Then-New York City Police Officer Charles Schwarz arrives at the State Supreme Court in Brooklyn, N.Y., on Sept. 8, 1997, to be arraigned on charges of assaulting Haitian immigrant Abner Louima.
BOB STRONG/AFP/Getty Images

A former officer with the New York City Police Department, who was charged with violating the civil rights of Abner Louima in a brutal police station attack in 1997, has filed a lawsuit against a utility company, charging that he was fired because of his role in the assault, the New York Daily News reports.

Charles Schwarz, 49, says he was wrongly fired in December by the power company Con Edison after word spread about his criminal past, the News writes, citing documents filed in Manhattan Supreme Court. He reportedly told higher-ups about the conviction when he applied for the job. Schwarz was hired last fall as a mechanic in the gas division after passing written and other exams.

In a case that became a symbol of police racism and police brutality, Schwarz was among five officers charged in connection with the 1997 attack on the Haitian immigrant, who was sodomized with a broomstick handle in the bathroom of Brooklyn’s 70th Precinct station house, the report says.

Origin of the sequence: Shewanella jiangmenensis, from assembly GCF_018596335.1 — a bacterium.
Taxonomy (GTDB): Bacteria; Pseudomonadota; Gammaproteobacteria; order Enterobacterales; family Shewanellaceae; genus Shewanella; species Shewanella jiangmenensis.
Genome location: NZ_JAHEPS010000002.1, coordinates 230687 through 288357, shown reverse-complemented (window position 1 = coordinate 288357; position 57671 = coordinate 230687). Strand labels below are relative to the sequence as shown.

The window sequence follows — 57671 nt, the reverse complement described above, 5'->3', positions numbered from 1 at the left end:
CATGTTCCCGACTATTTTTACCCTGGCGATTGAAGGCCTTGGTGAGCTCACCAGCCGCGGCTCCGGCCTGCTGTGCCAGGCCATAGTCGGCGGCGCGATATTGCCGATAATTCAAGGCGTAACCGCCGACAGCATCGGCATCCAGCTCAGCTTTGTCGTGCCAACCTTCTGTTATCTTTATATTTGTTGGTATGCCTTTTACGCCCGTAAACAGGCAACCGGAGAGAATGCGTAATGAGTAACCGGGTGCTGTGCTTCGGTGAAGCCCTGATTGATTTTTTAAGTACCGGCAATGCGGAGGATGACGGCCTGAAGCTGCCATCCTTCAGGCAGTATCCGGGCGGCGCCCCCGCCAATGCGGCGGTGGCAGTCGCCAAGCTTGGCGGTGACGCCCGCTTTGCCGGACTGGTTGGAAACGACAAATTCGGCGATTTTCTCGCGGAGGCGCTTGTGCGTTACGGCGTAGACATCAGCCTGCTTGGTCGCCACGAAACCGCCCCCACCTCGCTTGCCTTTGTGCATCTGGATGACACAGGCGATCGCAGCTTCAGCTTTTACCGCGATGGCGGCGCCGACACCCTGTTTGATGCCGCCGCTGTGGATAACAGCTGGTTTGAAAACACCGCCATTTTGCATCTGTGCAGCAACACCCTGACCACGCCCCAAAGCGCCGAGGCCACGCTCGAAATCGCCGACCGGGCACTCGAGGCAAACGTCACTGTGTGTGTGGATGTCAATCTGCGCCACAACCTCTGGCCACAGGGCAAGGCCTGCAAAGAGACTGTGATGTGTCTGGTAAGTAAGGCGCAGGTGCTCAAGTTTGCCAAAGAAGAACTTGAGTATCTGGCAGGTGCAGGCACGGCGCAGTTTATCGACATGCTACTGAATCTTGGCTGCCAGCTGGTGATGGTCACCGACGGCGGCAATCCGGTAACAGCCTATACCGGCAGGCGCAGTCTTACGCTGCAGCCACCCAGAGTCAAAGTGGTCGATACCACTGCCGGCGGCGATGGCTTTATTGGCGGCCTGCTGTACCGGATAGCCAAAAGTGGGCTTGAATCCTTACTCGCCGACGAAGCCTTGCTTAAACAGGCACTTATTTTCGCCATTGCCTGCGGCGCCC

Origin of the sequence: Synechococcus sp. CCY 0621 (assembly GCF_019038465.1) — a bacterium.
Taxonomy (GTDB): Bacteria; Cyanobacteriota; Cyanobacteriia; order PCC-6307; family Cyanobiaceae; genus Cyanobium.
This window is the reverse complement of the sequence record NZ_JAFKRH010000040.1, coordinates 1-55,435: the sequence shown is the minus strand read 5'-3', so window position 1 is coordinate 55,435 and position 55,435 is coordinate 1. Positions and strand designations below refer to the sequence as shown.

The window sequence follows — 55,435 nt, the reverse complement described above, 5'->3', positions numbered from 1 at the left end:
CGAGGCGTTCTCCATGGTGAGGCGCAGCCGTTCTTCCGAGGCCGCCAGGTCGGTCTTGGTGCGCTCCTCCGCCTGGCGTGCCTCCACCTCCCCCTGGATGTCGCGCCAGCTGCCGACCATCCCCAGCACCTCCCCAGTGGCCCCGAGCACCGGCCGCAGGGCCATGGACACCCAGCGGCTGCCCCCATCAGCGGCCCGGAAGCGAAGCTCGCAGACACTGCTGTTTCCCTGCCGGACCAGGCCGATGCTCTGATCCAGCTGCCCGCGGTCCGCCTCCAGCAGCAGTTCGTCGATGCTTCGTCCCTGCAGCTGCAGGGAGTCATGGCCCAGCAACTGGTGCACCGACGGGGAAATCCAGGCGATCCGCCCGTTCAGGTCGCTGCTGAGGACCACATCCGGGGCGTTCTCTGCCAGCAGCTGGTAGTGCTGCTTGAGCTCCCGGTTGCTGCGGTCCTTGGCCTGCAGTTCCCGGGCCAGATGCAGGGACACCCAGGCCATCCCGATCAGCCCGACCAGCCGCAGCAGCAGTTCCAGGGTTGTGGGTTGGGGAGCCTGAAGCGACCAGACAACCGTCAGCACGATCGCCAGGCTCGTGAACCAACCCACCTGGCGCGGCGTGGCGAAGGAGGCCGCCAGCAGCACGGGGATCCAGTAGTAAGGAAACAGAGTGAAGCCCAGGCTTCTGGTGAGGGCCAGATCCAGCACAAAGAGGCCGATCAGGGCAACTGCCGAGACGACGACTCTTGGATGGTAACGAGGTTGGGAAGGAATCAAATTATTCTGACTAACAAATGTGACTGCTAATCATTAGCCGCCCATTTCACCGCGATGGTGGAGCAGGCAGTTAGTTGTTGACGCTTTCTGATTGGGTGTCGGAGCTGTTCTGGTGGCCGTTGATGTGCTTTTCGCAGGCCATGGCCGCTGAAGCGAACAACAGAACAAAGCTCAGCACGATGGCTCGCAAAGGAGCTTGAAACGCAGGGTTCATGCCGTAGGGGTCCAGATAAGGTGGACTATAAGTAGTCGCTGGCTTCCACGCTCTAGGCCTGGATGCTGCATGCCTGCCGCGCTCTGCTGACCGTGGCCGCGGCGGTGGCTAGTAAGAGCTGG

He was convicted of violating Louima’s rights for his involvement in the attack, the report says. The News notes that the conviction was overturned on appeal, but Schwarz was later convicted of lying about his actions and sentenced to five years in prison.

Now “Schwarz says he’s the one whose rights are being violated,” the News writes. He filed the suit in an effort to win back his job at Con Edison and for back pay, the report notes.  He is also seeking an unspecified amount of money in damages for “anguish and pain and suffering” caused by the company’s  “discriminatory conduct.”

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Louima, who settled a lawsuit against the city and the NYPD for $8.75 million, did not respond to a call from the News for comment on Schwarz’s suit.

Read more at the New York Daily News.